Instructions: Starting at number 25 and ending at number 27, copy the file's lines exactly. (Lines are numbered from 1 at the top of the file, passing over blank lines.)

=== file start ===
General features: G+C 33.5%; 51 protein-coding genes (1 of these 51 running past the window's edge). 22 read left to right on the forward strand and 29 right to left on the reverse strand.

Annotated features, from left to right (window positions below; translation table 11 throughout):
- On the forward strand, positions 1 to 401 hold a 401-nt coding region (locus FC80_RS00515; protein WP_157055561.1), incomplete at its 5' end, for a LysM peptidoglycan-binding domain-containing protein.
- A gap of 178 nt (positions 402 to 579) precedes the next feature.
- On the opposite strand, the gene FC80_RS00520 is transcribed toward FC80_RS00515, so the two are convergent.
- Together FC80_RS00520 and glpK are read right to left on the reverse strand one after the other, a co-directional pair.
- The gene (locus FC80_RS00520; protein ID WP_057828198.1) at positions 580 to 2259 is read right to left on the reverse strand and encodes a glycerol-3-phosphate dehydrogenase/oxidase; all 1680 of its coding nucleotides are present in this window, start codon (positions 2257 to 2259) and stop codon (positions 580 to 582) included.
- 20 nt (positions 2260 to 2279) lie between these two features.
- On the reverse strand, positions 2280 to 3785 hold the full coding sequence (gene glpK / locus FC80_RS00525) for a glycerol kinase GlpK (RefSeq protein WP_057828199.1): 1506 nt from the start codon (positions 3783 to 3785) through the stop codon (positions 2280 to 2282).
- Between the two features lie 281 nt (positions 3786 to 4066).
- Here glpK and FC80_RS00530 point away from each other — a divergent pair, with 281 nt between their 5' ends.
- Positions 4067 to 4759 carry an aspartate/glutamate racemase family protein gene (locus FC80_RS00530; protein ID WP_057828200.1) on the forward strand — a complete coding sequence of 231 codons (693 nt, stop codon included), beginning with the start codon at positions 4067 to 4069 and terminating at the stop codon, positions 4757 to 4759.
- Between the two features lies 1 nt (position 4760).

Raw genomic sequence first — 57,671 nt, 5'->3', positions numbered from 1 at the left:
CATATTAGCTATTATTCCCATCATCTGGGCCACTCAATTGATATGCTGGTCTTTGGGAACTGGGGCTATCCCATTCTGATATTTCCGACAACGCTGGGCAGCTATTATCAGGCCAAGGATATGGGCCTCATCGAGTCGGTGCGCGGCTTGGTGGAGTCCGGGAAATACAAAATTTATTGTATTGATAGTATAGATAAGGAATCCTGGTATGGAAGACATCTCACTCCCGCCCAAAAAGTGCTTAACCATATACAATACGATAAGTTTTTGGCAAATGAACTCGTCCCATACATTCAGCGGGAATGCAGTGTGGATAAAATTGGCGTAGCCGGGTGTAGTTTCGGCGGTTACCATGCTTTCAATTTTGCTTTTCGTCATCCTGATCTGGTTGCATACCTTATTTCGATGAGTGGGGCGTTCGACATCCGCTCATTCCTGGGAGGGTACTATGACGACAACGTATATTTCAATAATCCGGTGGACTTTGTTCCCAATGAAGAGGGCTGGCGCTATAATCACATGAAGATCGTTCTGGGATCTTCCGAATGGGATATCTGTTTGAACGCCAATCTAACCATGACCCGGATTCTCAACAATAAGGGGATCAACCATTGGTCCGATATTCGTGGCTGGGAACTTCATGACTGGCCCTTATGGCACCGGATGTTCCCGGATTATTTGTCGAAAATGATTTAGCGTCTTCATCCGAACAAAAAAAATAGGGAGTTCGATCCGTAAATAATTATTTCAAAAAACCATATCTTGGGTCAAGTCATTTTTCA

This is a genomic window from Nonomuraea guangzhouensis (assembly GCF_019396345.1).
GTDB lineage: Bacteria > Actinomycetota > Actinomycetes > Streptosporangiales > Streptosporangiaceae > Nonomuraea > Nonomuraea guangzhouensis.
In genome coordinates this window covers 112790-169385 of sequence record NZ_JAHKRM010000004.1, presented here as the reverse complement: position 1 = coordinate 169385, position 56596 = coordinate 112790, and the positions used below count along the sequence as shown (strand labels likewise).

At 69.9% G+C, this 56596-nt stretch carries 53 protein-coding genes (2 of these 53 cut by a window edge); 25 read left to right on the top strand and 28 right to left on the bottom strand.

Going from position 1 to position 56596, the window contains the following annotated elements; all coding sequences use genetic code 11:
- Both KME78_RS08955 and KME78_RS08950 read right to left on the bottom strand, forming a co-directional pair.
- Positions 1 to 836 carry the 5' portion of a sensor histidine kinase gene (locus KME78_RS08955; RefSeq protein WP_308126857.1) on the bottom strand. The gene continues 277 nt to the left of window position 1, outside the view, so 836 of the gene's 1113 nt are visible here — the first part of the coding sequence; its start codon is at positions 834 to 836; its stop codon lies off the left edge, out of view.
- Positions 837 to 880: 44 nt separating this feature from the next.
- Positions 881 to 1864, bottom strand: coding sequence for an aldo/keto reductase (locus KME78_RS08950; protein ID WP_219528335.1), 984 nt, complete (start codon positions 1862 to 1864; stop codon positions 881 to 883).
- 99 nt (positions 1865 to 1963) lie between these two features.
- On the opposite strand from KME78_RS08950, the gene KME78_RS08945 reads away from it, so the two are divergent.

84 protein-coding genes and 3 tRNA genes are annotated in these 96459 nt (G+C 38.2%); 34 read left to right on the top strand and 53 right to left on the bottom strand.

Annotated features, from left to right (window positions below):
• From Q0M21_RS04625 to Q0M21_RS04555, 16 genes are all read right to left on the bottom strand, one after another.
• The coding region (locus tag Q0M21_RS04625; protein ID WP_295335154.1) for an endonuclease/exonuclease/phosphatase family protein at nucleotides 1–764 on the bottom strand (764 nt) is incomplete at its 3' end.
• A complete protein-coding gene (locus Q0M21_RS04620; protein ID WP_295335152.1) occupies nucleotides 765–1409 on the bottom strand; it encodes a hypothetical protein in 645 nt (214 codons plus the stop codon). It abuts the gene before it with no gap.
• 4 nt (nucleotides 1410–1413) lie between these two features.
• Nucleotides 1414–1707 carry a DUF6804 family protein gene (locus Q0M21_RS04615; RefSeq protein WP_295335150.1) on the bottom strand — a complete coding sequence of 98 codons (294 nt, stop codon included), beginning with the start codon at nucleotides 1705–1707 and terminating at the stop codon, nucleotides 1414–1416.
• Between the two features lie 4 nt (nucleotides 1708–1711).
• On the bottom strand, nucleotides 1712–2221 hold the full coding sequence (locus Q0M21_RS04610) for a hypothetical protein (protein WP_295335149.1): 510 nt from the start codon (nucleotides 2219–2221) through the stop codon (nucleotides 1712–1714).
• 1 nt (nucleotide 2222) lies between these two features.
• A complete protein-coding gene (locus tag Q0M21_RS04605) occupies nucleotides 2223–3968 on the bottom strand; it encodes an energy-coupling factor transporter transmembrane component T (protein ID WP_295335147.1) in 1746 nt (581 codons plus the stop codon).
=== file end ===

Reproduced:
- 99 nt (positions 1865 to 1963) lie between these two features.
- On the opposite strand from KME78_RS08950, the gene KME78_RS08945 reads away from it, so the two are divergent.

84 protein-coding genes and 3 tRNA genes are annotated in these 96459 nt (G+C 38.2%); 34 read left to right on the top strand and 53 right to left on the bottom strand.